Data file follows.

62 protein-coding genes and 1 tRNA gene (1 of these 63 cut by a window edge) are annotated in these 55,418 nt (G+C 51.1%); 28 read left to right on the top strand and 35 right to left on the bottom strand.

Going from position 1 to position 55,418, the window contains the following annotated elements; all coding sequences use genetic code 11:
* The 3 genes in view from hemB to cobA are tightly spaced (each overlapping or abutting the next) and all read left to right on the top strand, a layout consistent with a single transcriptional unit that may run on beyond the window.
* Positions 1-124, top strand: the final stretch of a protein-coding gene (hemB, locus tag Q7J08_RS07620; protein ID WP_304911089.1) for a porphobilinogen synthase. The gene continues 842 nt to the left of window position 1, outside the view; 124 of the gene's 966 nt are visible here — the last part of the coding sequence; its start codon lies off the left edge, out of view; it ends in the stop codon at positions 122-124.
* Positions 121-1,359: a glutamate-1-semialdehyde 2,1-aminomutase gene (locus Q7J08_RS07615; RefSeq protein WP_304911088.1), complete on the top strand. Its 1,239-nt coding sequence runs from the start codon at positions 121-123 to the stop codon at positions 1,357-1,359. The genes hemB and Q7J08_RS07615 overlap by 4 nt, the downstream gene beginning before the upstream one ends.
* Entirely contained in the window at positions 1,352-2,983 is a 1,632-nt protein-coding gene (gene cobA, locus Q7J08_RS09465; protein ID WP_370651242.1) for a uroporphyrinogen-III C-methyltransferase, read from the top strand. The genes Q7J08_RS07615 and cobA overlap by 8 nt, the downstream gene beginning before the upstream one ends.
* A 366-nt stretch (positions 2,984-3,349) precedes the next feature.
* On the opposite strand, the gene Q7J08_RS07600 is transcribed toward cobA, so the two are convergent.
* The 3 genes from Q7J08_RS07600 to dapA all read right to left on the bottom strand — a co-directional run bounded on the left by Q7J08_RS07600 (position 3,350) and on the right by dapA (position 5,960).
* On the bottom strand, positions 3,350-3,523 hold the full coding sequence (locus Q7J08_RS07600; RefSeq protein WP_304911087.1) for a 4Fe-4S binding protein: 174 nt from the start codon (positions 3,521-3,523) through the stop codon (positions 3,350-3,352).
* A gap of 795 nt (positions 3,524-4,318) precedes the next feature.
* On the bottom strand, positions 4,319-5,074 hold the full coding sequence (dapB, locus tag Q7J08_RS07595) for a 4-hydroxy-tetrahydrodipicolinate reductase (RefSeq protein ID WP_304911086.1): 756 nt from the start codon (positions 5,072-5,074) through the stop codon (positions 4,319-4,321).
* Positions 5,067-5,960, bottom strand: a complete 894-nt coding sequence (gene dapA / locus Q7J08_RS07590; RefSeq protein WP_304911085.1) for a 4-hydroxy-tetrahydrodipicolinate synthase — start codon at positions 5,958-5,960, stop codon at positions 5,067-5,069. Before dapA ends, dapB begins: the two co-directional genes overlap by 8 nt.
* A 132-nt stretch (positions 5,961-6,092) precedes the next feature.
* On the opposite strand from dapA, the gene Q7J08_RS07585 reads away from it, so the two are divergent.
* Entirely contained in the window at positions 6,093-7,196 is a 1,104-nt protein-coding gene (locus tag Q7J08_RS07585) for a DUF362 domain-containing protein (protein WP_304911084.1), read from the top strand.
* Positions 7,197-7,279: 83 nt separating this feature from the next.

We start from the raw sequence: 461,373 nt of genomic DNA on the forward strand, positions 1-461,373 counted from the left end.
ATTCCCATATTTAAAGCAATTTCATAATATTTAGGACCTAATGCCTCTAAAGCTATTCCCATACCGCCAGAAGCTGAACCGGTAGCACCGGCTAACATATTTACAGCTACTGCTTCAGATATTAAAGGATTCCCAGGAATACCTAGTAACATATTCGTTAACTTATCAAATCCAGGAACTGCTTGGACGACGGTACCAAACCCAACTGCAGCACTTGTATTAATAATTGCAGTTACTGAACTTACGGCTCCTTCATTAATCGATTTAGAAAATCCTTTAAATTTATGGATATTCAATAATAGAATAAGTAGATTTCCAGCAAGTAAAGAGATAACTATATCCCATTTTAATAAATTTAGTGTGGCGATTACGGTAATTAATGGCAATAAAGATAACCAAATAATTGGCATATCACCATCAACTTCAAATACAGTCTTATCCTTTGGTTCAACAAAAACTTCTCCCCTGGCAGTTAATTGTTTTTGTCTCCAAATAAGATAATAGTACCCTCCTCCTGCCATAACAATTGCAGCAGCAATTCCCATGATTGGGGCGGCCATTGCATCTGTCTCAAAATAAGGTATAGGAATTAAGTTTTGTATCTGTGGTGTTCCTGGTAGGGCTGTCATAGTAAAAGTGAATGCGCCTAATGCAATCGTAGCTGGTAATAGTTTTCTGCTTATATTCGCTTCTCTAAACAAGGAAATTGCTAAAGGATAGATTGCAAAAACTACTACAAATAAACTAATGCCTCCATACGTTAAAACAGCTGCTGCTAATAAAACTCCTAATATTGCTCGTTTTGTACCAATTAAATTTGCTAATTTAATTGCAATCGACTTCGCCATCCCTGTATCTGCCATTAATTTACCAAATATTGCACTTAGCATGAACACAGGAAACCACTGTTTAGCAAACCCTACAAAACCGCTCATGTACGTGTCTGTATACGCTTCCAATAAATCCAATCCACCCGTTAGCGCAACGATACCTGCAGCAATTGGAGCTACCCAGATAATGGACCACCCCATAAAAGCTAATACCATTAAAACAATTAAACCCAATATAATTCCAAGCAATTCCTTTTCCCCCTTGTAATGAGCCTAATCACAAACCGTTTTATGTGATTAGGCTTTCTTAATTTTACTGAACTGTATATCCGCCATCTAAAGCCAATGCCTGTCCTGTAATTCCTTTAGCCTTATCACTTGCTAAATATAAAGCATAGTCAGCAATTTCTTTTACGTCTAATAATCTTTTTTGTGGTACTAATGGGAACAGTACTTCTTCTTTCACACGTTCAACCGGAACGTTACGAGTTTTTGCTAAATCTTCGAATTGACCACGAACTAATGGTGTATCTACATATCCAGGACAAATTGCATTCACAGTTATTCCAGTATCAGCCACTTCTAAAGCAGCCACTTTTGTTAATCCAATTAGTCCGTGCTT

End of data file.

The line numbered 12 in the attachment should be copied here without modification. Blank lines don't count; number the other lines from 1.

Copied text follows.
* On the bottom strand, positions 4,319-5,074 hold the full coding sequence (dapB, locus tag Q7J08_RS07595) for a 4-hydroxy-tetrahydrodipicolinate reductase (RefSeq protein ID WP_304911086.1): 756 nt from the start codon (positions 5,072-5,074) through the stop codon (positions 4,319-4,321).